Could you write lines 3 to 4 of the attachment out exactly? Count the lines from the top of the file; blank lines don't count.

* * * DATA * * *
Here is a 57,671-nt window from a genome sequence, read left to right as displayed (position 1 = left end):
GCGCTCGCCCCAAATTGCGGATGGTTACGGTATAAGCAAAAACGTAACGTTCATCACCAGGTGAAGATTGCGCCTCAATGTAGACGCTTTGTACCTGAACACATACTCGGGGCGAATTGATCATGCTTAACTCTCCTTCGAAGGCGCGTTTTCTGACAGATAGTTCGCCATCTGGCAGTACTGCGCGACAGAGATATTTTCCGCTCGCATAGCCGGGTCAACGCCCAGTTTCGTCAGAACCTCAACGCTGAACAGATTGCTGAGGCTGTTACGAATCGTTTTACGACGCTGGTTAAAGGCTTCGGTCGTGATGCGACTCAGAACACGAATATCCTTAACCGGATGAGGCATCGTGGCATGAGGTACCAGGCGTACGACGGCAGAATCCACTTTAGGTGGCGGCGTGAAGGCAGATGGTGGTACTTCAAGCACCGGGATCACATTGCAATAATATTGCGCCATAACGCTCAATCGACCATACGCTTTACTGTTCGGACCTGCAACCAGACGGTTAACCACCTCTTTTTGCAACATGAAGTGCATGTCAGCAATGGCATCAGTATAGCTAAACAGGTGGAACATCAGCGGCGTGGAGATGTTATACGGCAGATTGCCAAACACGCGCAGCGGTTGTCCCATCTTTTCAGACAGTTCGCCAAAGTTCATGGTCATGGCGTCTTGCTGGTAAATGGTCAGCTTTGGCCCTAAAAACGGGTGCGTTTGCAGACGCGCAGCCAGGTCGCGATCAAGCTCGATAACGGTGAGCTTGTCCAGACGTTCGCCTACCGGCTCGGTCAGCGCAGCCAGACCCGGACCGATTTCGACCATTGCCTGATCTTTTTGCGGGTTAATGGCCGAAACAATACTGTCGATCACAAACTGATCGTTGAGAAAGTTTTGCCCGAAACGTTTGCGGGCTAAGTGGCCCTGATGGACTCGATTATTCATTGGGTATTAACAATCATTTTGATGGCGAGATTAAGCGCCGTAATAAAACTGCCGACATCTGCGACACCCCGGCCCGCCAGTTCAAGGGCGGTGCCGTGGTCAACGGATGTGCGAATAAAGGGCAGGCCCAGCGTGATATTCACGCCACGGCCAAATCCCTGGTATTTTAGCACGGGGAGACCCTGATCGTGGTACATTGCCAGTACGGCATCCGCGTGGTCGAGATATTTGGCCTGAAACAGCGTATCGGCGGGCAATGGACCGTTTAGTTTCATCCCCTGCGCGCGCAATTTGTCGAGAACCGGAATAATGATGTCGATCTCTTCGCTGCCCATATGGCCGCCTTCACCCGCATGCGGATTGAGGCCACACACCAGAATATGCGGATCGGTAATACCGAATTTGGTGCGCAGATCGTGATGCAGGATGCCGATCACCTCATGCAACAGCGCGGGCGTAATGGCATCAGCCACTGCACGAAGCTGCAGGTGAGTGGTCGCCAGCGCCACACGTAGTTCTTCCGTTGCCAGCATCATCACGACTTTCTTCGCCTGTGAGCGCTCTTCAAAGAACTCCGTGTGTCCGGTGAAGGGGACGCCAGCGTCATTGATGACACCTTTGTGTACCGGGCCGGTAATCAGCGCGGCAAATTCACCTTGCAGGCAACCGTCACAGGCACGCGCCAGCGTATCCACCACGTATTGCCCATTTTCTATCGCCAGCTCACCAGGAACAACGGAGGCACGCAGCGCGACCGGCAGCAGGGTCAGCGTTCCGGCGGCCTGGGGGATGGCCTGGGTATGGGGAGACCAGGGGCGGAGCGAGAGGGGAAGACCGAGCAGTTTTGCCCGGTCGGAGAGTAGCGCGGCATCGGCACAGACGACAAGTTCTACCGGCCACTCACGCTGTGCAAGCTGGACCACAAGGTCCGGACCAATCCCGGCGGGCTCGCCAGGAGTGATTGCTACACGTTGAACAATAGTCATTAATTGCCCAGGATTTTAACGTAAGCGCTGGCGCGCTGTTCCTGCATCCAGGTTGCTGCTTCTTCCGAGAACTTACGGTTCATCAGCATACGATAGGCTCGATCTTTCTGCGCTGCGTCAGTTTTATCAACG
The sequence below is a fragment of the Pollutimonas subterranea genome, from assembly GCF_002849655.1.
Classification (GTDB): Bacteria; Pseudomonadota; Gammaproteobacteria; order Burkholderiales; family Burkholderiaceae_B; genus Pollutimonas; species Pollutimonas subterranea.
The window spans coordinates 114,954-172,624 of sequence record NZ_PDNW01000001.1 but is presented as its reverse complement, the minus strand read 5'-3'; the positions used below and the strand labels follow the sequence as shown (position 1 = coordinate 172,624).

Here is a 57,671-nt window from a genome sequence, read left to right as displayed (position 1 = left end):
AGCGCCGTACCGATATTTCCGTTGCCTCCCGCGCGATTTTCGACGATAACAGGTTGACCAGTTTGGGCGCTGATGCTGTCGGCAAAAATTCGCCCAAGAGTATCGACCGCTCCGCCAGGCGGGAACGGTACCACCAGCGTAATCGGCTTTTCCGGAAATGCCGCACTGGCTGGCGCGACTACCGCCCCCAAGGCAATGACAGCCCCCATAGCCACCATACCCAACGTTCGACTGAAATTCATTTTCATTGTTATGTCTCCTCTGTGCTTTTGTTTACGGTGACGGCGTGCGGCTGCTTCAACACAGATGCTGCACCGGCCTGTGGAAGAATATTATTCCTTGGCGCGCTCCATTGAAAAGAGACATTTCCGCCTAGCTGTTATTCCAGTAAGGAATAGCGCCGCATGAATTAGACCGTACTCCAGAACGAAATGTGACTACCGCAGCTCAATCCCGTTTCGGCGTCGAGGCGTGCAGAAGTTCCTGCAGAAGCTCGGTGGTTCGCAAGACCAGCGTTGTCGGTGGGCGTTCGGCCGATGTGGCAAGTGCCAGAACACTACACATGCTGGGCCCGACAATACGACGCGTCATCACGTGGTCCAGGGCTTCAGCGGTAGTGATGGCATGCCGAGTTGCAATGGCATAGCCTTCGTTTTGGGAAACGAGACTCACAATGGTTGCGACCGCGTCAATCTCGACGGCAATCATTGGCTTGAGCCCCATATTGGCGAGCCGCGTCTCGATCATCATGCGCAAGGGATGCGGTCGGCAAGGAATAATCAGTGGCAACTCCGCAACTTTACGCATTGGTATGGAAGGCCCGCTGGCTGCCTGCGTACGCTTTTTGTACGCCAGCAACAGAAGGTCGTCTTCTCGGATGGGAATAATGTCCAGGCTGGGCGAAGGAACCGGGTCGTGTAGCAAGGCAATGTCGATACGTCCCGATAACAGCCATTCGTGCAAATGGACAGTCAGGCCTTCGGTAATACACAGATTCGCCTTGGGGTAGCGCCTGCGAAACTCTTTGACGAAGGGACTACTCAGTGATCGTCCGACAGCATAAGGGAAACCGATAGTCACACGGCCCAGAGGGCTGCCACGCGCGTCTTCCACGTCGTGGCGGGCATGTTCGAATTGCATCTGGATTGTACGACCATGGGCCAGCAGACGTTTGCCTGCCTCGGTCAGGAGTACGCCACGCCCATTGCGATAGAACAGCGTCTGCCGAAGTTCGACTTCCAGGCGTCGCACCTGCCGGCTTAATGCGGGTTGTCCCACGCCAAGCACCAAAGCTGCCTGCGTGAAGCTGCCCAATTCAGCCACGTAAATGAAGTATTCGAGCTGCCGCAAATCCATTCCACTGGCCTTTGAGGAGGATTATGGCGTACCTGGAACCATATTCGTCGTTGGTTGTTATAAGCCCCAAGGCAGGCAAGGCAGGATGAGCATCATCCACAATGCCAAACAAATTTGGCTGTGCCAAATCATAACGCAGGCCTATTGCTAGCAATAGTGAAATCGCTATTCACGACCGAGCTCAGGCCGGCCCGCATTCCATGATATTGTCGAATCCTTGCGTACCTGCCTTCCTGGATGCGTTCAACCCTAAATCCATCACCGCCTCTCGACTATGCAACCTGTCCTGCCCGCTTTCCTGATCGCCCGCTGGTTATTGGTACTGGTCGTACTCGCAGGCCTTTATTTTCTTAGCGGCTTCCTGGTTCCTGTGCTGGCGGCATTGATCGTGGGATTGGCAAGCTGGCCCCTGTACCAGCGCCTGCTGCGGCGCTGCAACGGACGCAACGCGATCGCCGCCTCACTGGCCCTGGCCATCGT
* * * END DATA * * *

The sequence below is a fragment of the Pollutimonas subterranea genome, from assembly GCF_002849655.1.
Classification (GTDB): Bacteria; Pseudomonadota; Gammaproteobacteria; order Burkholderiales; family Burkholderiaceae_B; genus Pollutimonas; species Pollutimonas subterranea.